Japan Geoscience Union Meeting 2019

Presentation information

[J] Oral

A (Atmospheric and Hydrospheric Sciences ) » A-OS Ocean Sciences & Ocean Environment

[A-OS19] Dynamics of oceanic and atmospheric waves, vortices, and circulations

Mon. May 27, 2019 10:45 AM - 12:15 PM 301A (3F)

convener:Yuki Tanaka(Graduate School of Science, The University of Tokyo), Ryo Furue(APL/JAMSTEC), Yukiharu Hisaki(University of the Ryukyus), Norihiko Sugimoto(Keio University, Department of Physics), Chairperson:Yukiharu Hisaki(琉球大学理学部), Hidenori AIKI

12:00 PM - 12:15 PM

[AOS19-12] Control of the ocean circulation by bottom topography and generation of mesoscale disturbances

*Yuri Kase1, Tomonori Matsuura1 (1.National university corporation University of Toyama )

Keywords:mesoscale disturbance, bottom topography, western boundary current, Kuroshio, Kuroshio extension

One of the representative ocean current in the North Pacific is the Kuroshio. The Kuroshio which is the western boundary current of the North Pacific subtropical gyre leaves off the coast of Choshi, Chiba Prefecture, and it will be the eastward Kuroshio extension. At about 160゚E, the Kuroshio-extension current encounters the Shatsky rise extending north and south, and fluctuation of flow path and generation of mesoscale disturbances due to flow-topography interaction is seen around this topography. We study the mechanism of phenomena as geophysical fluid dynamics in the North Pacific, mainly generation of mesoscale disturbances due to flow-topography interaction in rotating stratified fluid, by modeling which is target of the North Pacific.

We simulated four cases with different ocean bottom topography using the eddy resolving 3-layer QG model (Hogg et al., 2010) based on the quasi-geostrophic vorticity equation for the generation of the mesoscale disturbances accompanied the main flow path variation.

In Figure 1, the strong flow in each case is seen near the west-coast and mid-latitudes, and in case 1 where no topography is given, the most noticeable double gyre and the zonal strong flow as the gyre’s front are seen. It can be inferred that this double gyre corresponds to the North Pacific subtropical gyre / subpolar gyre, and the flow on the front corresponds to the Kuroshio extension because we give the wind stress corresponding to the North Pacific about this time. On the other hand, in case 2, 3, and 4, which topography is given in each case, the strong flow near the mid-latitude is obstructed or meandered depending on the topography, and there is the long-lived eddy as an anticyclonic eddy over the topography. Especially, paying attention to the meandering flow behind the topography, and comparing case 3 and case 4, we can see that the addition of “corn” to “kamaboko” strengthens the flow of two wavelengths behind “kamaboko” (in case 4 of Figure 1).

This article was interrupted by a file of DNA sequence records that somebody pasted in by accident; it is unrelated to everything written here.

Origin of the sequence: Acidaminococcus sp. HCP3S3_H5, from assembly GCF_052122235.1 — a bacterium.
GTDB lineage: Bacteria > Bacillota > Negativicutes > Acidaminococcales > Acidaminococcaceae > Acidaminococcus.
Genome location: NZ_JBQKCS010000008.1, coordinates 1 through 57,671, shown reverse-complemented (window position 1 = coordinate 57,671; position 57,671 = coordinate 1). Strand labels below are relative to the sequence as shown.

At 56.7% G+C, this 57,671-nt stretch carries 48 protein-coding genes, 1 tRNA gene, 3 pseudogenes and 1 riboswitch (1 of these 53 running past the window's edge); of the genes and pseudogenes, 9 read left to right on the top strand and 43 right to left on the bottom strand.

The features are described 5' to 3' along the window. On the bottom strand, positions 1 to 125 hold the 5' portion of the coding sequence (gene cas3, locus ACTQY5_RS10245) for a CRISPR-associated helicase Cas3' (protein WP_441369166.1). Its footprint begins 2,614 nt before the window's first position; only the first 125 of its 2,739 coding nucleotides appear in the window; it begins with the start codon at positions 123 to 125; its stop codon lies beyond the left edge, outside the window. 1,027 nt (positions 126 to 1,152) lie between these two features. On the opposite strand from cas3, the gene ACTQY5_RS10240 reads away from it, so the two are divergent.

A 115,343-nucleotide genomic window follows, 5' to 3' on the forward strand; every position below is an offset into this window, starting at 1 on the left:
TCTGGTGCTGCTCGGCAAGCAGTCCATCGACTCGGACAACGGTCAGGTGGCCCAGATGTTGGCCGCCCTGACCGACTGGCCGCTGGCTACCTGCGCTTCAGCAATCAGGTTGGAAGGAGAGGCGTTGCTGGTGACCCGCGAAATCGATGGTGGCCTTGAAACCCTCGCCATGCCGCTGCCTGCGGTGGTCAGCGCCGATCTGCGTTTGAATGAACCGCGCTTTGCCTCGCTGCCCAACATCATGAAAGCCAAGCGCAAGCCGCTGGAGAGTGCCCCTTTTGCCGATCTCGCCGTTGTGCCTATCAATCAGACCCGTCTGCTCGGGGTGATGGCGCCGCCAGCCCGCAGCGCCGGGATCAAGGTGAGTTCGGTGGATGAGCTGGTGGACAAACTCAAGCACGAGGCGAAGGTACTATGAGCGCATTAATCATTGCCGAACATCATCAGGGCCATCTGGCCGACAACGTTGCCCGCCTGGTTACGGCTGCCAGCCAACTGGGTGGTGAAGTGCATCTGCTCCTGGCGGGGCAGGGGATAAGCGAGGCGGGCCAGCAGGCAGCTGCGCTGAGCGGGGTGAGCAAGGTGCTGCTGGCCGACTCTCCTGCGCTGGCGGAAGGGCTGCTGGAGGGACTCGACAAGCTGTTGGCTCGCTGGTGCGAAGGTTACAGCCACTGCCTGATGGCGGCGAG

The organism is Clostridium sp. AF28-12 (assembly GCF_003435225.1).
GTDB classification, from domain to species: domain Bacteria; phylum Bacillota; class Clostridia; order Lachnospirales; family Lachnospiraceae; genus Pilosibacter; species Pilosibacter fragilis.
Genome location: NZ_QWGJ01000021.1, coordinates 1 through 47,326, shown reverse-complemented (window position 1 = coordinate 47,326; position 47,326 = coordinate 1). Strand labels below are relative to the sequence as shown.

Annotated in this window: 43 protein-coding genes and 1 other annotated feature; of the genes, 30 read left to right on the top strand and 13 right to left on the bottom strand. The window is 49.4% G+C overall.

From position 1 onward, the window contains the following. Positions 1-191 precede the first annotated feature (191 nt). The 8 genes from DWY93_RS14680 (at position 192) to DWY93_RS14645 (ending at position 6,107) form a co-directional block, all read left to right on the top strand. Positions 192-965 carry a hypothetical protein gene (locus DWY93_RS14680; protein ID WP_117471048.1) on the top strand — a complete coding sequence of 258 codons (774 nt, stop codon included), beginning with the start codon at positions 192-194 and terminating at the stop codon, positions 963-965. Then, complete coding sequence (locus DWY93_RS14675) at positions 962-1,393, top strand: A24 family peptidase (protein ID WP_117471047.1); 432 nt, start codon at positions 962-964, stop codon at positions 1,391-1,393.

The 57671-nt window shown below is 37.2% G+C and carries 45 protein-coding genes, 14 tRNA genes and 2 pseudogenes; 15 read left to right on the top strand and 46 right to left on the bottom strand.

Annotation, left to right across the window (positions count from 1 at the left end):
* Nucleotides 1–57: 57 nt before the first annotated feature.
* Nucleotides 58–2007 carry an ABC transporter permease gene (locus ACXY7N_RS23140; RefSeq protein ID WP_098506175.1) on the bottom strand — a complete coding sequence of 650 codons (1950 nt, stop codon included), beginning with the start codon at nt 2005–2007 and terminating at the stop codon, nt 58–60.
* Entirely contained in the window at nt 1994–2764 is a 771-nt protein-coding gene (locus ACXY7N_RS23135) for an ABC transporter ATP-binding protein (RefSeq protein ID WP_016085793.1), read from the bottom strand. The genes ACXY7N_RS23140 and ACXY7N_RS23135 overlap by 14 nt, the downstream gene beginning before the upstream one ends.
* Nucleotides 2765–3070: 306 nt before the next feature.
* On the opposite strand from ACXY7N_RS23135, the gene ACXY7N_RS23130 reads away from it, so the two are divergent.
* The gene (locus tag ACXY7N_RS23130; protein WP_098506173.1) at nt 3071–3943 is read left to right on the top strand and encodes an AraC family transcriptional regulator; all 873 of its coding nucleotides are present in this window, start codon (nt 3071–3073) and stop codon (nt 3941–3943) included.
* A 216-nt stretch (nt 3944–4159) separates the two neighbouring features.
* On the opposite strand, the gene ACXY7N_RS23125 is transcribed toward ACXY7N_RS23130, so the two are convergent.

Figure 2 shows the spatial patterns of the 10 years mean values of the squared disturbances of the potential vorticity in layer 1. The higher value area has the stronger and finer mesoscale disturbances. The development of the mesoscale disturbances in each case is seen at the west-coast, the mid-latitude area and the area surrounding the topography, corresponding to the strong flow as seen in Figure 1. In addition, when comparing case 3 and case 4, the addition of “corn” to “kamaboko” strengthens the meandering flow which has two wavelengths behind “kamaboko” (in case 4 of Figure 1), and the mesoscale disturbances are developed along the flow (in case 4 of Figure 2). From these results, it is suggested that the baroclinic instability is strengthened around the topography. We think the mechanism as described later; flow is disturbed by the influence of the topography, and the interface (of two layers) height anomaly increases, so the potential energy becomes large (strengthened baroclinic instability), and then the enlarged potential energy is released as kinetic energy (resolution of the baroclinic instability), and the mesoscale disturbances develop. It was suggested that how to change the flow and the degree of strengthened its baroclinic instability depend on the shape, arrangement and combination of the topography. And it was found that the bottom topography plays an important role in the generation of mesoscale disturbances.

Hereafter, by modeling which is given “kamaboko”, “corn” as a bottom topography imitating the Izu Ridge and the Shatsky rise (Tam massif) in the North Pacific, respectively, and simulating in some cases which have defferent positions (latitude / longitude) and heights of the topography, we presume that it is possible to realize the application of the mechanism of phenomena from the simulation results to the real phenomena.